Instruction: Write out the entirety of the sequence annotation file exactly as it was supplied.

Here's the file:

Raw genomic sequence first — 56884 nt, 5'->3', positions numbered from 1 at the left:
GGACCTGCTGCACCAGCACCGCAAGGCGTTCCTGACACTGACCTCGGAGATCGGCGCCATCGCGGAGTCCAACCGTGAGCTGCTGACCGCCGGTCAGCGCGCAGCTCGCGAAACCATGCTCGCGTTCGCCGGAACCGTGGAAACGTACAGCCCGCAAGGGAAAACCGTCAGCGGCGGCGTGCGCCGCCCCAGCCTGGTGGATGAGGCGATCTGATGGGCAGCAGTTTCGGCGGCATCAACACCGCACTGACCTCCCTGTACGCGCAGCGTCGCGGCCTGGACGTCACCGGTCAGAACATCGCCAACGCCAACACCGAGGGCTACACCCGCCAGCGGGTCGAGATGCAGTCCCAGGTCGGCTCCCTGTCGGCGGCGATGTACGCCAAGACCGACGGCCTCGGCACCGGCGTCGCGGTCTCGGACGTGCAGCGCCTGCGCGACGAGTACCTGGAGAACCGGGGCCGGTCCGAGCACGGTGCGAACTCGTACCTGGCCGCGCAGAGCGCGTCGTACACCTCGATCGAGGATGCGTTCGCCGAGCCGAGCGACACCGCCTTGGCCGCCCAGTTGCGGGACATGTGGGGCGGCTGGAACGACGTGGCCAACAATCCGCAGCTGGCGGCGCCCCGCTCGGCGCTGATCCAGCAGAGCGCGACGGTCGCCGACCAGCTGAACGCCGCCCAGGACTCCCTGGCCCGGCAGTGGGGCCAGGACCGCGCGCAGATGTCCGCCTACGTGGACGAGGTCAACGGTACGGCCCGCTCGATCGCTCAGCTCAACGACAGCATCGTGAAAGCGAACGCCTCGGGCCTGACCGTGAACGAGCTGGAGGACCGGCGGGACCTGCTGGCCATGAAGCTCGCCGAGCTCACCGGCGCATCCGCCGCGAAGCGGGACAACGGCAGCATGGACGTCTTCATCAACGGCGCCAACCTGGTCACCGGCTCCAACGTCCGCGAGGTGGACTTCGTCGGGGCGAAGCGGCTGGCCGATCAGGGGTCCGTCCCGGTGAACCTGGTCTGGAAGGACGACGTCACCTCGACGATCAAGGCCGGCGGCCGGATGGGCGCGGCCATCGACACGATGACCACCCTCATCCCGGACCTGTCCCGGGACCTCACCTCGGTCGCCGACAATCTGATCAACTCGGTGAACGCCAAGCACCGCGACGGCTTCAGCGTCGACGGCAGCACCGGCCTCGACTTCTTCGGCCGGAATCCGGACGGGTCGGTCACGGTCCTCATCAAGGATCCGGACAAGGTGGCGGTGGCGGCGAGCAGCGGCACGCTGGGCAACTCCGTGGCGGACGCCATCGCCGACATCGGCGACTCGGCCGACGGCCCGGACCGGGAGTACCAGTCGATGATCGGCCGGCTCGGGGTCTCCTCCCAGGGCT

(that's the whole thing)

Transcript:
Raw genomic sequence first — 56884 nt, 5'->3', positions numbered from 1 at the left:
GGACCTGCTGCACCAGCACCGCAAGGCGTTCCTGACACTGACCTCGGAGATCGGCGCCATCGCGGAGTCCAACCGTGAGCTGCTGACCGCCGGTCAGCGCGCAGCTCGCGAAACCATGCTCGCGTTCGCCGGAACCGTGGAAACGTACAGCCCGCAAGGGAAAACCGTCAGCGGCGGCGTGCGCCGCCCCAGCCTGGTGGATGAGGCGATCTGATGGGCAGCAGTTTCGGCGGCATCAACACCGCACTGACCTCCCTGTACGCGCAGCGTCGCGGCCTGGACGTCACCGGTCAGAACATCGCCAACGCCAACACCGAGGGCTACACCCGCCAGCGGGTCGAGATGCAGTCCCAGGTCGGCTCCCTGTCGGCGGCGATGTACGCCAAGACCGACGGCCTCGGCACCGGCGTCGCGGTCTCGGACGTGCAGCGCCTGCGCGACGAGTACCTGGAGAACCGGGGCCGGTCCGAGCACGGTGCGAACTCGTACCTGGCCGCGCAGAGCGCGTCGTACACCTCGATCGAGGATGCGTTCGCCGAGCCGAGCGACACCGCCTTGGCCGCCCAGTTGCGGGACATGTGGGGCGGCTGGAACGACGTGGCCAACAATCCGCAGCTGGCGGCGCCCCGCTCGGCGCTGATCCAGCAGAGCGCGACGGTCGCCGACCAGCTGAACGCCGCCCAGGACTCCCTGGCCCGGCAGTGGGGCCAGGACCGCGCGCAGATGTCCGCCTACGTGGACGAGGTCAACGGTACGGCCCGCTCGATCGCTCAGCTCAACGACAGCATCGTGAAAGCGAACGCCTCGGGCCTGACCGTGAACGAGCTGGAGGACCGGCGGGACCTGCTGGCCATGAAGCTCGCCGAGCTCACCGGCGCATCCGCCGCGAAGCGGGACAACGGCAGCATGGACGTCTTCATCAACGGCGCCAACCTGGTCACCGGCTCCAACGTCCGCGAGGTGGACTTCGTCGGGGCGAAGCGGCTGGCCGATCAGGGGTCCGTCCCGGTGAACCTGGTCTGGAAGGACGACGTCACCTCGACGATCAAGGCCGGCGGCCGGATGGGCGCGGCCATCGACACGATGACCACCCTCATCCCGGACCTGTCCCGGGACCTCACCTCGGTCGCCGACAATCTGATCAACTCGGTGAACGCCAAGCACCGCGACGGCTTCAGCGTCGACGGCAGCACCGGCCTCGACTTCTTCGGCCGGAATCCGGACGGGTCGGTCACGGTCCTCATCAAGGATCCGGACAAGGTGGCGGTGGCGGCGAGCAGCGGCACGCTGGGCAACTCCGTGGCGGACGCCATCGCCGACATCGGCGACTCGGCCGACGGCCCGGACCGGGAGTACCAGTCGATGATCGGCCGGCTCGGGGTCTCCTCCCAGGGCT